In Remembrance

To those who lost their lives on October 27th, 2018


Cennedi Fry

Students gather in the commons area to remember those victims from the Tree of Life Synagogue during lunch time.

William Beddick, News Editor

“I felt a call for action,” said global studies and European history teacher Mrs. Pellegrino helped students to create the vigil held in the commons area at GLSHS for the Tree of Life shooting victims.

Monday morning after the shooting that took place in Squirrel Hill, Pennsylvania on October 27th, 2018 was spent having open class discussions about the shooting and its impact being so close. Many were speechless by this act of hate and touched by others to act on this and Pellegrino felt just the same.

“My cousins are members of the Tree of Life Synagogue, so there is a family connection,” Pellegrino said. This was one of her key inspirations for action, but she wanted to make sure that something was very clear. “The idea of having a vigil came from the students who sparked this idea from discussions we had in class and I did whatever I could do,” said Pellegrino.

Leaders of the vigil in the commons were students Max McMichael, Radhika Mehta, Josie Rodell, and Anna Steffey. Max McMichael was in charge of the quotes spoken at the vigil and the presentation showcasing each victim on the flat screen televisions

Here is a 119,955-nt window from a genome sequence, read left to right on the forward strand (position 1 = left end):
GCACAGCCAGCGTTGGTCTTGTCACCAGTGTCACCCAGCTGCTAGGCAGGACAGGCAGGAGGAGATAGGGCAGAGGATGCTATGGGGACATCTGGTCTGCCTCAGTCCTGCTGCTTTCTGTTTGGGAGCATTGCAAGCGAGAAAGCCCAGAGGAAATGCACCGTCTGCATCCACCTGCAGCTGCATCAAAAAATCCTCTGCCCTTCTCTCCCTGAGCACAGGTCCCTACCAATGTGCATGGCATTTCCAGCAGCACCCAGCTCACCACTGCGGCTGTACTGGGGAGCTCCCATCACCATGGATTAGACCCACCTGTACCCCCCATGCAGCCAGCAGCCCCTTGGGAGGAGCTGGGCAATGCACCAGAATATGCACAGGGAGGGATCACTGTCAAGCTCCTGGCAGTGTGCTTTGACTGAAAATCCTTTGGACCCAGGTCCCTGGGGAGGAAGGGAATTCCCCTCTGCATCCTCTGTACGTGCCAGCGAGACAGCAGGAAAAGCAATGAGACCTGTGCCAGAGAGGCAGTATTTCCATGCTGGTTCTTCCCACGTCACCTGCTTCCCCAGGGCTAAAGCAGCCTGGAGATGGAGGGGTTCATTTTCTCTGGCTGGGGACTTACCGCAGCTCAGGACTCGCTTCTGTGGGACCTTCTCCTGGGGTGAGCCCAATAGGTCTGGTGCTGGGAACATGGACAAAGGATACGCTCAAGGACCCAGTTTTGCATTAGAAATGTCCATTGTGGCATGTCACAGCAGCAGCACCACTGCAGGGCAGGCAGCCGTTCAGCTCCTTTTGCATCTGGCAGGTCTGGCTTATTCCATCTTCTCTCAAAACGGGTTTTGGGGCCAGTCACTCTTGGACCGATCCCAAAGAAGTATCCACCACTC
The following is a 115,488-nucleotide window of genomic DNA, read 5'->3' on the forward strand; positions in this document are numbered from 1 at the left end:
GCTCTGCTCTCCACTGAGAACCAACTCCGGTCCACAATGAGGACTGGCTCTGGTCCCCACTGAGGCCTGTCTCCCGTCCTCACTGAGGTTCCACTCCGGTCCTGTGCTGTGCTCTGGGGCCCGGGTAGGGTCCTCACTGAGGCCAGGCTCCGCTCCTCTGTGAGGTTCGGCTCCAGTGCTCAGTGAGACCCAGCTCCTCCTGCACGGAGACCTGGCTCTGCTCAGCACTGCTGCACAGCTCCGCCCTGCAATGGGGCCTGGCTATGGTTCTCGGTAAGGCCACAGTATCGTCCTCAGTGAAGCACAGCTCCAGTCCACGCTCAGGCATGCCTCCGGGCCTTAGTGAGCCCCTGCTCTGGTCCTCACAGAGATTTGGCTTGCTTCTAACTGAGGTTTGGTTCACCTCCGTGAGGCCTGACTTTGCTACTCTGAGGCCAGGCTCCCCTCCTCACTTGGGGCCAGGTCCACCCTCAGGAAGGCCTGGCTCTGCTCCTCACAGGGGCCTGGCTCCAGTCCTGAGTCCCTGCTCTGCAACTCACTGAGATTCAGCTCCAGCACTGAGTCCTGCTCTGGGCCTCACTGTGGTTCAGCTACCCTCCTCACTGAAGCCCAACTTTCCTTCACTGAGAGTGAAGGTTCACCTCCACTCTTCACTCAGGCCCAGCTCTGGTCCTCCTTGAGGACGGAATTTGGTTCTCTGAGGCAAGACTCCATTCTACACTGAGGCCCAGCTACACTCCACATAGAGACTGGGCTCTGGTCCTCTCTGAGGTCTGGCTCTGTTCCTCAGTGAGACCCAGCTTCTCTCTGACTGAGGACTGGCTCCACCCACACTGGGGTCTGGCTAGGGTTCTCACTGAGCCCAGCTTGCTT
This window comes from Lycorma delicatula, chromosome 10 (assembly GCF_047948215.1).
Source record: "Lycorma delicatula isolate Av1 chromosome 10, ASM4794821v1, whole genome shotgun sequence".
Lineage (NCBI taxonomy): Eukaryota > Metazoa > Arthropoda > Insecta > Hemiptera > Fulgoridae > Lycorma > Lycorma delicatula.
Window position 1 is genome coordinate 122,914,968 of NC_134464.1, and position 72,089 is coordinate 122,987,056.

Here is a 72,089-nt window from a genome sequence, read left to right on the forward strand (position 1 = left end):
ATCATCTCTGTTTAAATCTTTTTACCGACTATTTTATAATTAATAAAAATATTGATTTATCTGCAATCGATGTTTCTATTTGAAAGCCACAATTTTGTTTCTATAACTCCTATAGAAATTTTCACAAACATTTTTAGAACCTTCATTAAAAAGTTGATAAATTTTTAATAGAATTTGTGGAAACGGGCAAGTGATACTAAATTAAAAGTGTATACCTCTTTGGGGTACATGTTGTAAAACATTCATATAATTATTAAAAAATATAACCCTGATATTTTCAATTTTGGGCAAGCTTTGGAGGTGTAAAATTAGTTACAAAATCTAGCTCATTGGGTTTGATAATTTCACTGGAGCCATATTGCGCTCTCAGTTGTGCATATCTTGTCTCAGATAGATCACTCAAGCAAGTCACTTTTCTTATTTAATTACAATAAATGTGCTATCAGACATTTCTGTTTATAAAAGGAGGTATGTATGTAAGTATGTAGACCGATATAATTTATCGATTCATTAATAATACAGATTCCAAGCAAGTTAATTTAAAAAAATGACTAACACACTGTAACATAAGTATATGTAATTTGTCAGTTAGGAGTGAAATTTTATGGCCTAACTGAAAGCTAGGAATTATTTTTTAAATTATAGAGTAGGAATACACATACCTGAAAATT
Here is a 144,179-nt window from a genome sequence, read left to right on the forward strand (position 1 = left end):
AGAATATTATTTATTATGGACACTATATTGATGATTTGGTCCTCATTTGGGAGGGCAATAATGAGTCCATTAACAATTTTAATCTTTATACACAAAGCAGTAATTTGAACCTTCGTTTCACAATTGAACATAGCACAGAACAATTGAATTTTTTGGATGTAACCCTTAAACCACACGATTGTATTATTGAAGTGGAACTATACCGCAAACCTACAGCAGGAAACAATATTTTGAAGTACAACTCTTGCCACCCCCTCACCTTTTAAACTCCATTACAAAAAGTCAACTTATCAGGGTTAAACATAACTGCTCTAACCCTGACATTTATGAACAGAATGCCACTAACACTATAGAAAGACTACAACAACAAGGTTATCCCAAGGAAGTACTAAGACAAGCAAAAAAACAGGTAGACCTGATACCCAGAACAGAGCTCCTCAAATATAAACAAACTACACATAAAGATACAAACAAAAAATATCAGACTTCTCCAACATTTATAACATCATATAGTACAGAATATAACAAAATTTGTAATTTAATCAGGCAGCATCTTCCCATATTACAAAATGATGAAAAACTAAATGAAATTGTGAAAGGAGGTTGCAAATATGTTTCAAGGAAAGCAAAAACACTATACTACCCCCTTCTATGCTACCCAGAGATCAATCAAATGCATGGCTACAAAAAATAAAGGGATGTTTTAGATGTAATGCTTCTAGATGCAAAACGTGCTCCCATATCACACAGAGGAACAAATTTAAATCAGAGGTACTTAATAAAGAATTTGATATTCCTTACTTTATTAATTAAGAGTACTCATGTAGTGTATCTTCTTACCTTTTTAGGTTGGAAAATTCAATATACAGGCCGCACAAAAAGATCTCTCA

As a student, I felt that we needed to show to others that we are against hate crimes and are open minded about religion”

— Max McMichael

“As a student, I felt that we needed to show to others that we are against hate crimes and are open minded about religion,” said McMichael. Having talked about the shooting in her global studies class, McMichael came up with the idea of having a memorial in the commons just like the Stoneman Douglas High School Shooting memorial also in the commons the previous year.

With approval from Mr. Mains, the 11-12 Principal, the plan of having a vigil for the Tree of Life victims was sent into motion. Another person that helped a bit to bring a piece together was Mrs Clair, “Mrs Clair asked about having battery operated candles at the vigil and it was a nice part of the vigil,” Pellegrino said.

When, the lunch and learn dismissal bell rang, a crowd of around 30 teachers, faculty, and students alike gathered to commemorate and honor the victims. “Everyone had tears in their eyes and when the song was sung everyone had linked to each others hands,” McMichael said.

Radhika Mehta read an introduction telling a brief summary of the shooting that had occurred at the synagogue on that Saturday morning. A reading of the victims names and a moment of silence honored each other eleven victims.

As the vigil came to a close, Pellegrino felt proud of her students and said, “They set an important example of our school, community, and country and I really hope their actions inspire other to stand up to hate.”

Tearfully, Pellegrino said the words, “I don’t want to cry,” as she reflected on the vigil and how it has not only impacted her life or McMichael’s, but all of those in our Greater Latrobe community.